When additive manufacturing first hit the market, some said it would eventually be the death of traditional, or subtractive, CNC machining. More than 30 years later, new machines are showing additive manufacturing as it really is—a complementary technology.
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Interesting changes have been happening at Haas Automation, one of the few American machine tool builders left standing after scores have been displaced over the decades by Japanese, German and Korean builders.
Digitization of industry has become an established global trend. Despite all the enthusiasm of visionaries, the machine tool is, was and will remain the core element in production.
Despite falling oil prices, the investment valve in the oil and gas industry remains on—for now—as manufacturers continue their race to provide large, precision parts for fracking, subsea drilling and other related activities. But as anybody in the energy sector knows: this is the land of boom or bust.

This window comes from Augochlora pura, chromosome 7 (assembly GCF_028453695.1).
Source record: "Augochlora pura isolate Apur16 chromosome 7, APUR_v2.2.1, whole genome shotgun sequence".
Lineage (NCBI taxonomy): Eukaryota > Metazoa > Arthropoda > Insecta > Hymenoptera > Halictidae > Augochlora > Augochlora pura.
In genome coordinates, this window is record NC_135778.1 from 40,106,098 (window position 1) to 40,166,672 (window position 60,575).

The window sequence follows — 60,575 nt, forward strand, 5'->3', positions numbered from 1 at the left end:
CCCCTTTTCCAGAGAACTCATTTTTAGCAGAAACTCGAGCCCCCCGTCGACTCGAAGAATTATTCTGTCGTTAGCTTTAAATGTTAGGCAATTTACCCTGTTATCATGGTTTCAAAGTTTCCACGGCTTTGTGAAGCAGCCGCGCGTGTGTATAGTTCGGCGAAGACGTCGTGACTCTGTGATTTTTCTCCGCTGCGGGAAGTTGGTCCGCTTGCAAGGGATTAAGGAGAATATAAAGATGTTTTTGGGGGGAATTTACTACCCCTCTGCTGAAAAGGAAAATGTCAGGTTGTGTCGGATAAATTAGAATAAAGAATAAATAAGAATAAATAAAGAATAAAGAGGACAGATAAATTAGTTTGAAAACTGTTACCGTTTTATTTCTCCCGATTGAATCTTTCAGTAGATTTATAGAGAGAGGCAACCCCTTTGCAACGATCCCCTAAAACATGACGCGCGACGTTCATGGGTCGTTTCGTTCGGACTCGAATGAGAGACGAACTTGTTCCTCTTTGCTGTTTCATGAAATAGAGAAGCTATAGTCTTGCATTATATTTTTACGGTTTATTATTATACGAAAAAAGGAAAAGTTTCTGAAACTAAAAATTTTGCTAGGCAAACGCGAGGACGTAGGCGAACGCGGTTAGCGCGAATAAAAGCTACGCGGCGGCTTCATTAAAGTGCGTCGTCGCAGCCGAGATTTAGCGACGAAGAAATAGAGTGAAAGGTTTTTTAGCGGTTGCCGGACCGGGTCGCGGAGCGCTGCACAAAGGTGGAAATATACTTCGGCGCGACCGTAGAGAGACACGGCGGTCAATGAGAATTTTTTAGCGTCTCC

Durable goods orders rose in October, paced by an increase in orders for fabricated metal products, the U.S. Commerce Department said.
The North American manufacturing Research Institution of SME (NAMRI | SME) held its 47th annual conference on manufacturing research (NAMRC 47) in Erie, Pa., from June 10-14.
Contract manufacturers, aka job shops, are the heart and soul of US manufacturing. Their survival and success are imperative.
With advances in material sciences and the ability to design composite parts with new virtual software technology, cutting tool manufacturers are being challenged to continually evolve and develop solutions for these versatile materials.
When former General Electric Co. chief Jack Welch died this week at 84, it was as if a legend had departed. He was the CEO who had transformed an aging industrial concern into a vibrant giant. But it's also a cautionary tale.
Hitachi Powdered Metals (USA) Inc. began a gradual investment in industrial robots at their Greensburg, Ind. plant in 2005, driven by the emergence of a tightening labor market and the opportunity to produce an extremely fragile product.